To explore long-term psychiatric outcomes in individuals with a history of childhood traumatic brain injury (TBI) or orthopedic injury (OI).Setting:
Hospital emergency department, medical admission records and outpatient settings.Participants:
There were 95 males (M = 22.78 years, SD = 3.44 years) and 74 females (M = 22.27 years, SD = 3.09 years), 65 with mild TBI (M = 23.25 years, SD = 3.58 years), 61 with moderate-severe TBI (M = 22.34 years, SD = 2.79 years), and 43 with OI (M = 21.81 years, SD = 3.36 years).Design:
Longitudinal, between-subjects, cross-sectional design using retrospective and current data.Main Measures:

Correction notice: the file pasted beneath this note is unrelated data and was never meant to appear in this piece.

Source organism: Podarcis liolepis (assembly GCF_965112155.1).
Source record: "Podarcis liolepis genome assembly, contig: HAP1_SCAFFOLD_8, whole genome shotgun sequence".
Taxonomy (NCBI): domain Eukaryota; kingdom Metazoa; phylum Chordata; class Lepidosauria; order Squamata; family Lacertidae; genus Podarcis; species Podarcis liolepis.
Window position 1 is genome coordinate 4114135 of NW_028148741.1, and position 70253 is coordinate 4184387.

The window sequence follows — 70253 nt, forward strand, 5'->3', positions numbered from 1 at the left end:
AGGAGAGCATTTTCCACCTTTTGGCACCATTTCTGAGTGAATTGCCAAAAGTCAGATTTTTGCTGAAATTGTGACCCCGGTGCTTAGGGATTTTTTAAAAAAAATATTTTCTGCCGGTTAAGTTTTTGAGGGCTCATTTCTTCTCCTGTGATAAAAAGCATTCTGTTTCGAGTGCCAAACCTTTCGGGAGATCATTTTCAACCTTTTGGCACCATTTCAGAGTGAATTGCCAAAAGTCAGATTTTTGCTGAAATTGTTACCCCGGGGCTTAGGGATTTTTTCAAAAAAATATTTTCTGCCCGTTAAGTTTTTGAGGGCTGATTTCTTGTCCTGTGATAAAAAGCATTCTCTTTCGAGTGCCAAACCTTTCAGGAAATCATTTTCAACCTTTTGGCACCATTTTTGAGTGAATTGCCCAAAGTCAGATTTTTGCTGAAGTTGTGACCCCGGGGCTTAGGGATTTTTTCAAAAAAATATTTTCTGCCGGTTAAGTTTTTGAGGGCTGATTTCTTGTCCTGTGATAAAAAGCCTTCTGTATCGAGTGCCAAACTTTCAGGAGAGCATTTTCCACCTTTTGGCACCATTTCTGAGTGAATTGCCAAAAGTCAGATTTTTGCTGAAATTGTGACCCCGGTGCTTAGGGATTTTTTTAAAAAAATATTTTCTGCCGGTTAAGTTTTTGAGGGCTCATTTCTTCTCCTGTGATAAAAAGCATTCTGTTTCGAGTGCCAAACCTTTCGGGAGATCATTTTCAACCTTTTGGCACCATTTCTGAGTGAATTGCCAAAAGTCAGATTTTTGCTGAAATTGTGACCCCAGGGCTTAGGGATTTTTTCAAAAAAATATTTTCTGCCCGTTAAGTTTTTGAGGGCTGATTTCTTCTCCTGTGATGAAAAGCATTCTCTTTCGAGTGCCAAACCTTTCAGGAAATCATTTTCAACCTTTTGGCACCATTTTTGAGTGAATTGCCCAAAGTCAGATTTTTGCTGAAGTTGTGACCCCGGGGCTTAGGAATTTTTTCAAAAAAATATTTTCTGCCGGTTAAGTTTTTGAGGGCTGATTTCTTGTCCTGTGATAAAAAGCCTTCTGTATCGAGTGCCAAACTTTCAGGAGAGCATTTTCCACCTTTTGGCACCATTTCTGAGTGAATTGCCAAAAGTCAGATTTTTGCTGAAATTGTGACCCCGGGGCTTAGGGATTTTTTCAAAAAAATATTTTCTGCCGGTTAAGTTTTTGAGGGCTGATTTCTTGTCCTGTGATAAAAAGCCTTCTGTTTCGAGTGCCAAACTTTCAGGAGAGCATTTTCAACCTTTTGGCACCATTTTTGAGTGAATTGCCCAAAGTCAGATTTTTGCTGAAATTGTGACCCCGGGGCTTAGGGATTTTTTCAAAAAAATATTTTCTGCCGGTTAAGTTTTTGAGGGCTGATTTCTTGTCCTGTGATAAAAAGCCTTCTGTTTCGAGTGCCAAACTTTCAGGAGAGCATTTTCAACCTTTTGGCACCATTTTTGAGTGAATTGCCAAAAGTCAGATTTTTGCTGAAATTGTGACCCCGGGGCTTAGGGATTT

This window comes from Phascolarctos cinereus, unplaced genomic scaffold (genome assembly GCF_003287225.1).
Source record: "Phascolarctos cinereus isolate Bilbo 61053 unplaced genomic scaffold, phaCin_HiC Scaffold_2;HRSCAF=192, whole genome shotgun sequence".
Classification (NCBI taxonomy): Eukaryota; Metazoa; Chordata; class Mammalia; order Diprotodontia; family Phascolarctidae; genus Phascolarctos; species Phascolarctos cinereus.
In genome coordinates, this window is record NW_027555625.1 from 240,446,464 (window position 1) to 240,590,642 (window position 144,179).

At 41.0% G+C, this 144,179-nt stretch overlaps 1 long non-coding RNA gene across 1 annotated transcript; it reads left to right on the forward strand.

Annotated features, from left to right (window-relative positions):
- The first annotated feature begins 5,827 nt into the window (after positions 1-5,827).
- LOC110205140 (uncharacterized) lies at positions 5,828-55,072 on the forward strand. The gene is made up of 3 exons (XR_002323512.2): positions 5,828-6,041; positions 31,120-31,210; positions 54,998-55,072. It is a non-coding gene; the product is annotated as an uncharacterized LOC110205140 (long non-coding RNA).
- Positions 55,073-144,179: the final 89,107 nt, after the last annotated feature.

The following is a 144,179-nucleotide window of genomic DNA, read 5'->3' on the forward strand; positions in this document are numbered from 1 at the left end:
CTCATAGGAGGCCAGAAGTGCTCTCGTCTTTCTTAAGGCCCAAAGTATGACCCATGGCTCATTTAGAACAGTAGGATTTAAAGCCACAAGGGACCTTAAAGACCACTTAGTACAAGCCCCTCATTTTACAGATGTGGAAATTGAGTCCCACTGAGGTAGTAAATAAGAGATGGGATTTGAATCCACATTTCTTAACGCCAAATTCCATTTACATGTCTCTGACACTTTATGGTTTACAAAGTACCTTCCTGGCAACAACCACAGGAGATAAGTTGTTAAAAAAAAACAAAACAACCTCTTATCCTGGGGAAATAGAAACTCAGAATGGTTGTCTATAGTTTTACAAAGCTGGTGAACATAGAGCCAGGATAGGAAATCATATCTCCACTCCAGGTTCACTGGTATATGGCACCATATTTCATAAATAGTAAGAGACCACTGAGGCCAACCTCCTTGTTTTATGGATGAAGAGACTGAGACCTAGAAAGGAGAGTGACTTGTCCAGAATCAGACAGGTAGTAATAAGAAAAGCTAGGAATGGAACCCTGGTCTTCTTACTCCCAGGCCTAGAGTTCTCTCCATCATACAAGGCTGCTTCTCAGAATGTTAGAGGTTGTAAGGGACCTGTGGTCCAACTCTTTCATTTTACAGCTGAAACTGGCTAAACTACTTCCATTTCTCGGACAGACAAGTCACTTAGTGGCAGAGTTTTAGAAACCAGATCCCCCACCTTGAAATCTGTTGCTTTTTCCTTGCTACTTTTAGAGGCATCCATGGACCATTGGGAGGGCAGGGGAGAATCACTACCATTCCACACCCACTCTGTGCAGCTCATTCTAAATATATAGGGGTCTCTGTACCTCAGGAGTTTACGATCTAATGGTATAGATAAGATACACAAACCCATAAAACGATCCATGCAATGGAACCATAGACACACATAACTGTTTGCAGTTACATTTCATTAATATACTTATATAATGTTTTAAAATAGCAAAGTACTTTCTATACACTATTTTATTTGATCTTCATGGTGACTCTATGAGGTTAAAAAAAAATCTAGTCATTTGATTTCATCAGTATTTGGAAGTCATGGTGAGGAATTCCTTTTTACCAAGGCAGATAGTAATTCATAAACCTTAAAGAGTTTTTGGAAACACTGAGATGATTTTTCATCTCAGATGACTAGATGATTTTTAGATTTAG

Semistructured interview to obtain psychiatric diagnoses and background information, and medical records for identification of TBI.Results:
Group with moderate-severe TBI presented with significantly higher rates of any anxiety disorder (χ22 = 6.81, P = .03) and comorbid anxiety disorder (χ22 = 6.12, P < .05). Group with overall TBI presented with significantly higher rates of any anxiety disorder (χ21 = 5.36, P = .02), panic attacks (χ21 = 4.43, P = .04), specific phobias (χ21 = 4.17, P = .04), and depression (χ21 = 3.98, P < .05). Prediction analysis revealed a statistically significant model (χ27 = 41.84, P < .001) explaining 23% to 37% of the variance in having any anxiety disorder, with significant predictors being group (TBI) and gender (female).Conclusions:
Children who have sustained a TBI may be vulnerable to persistent anxiety, panic attacks, specific phobias, and depression, even 13 years after the injury event.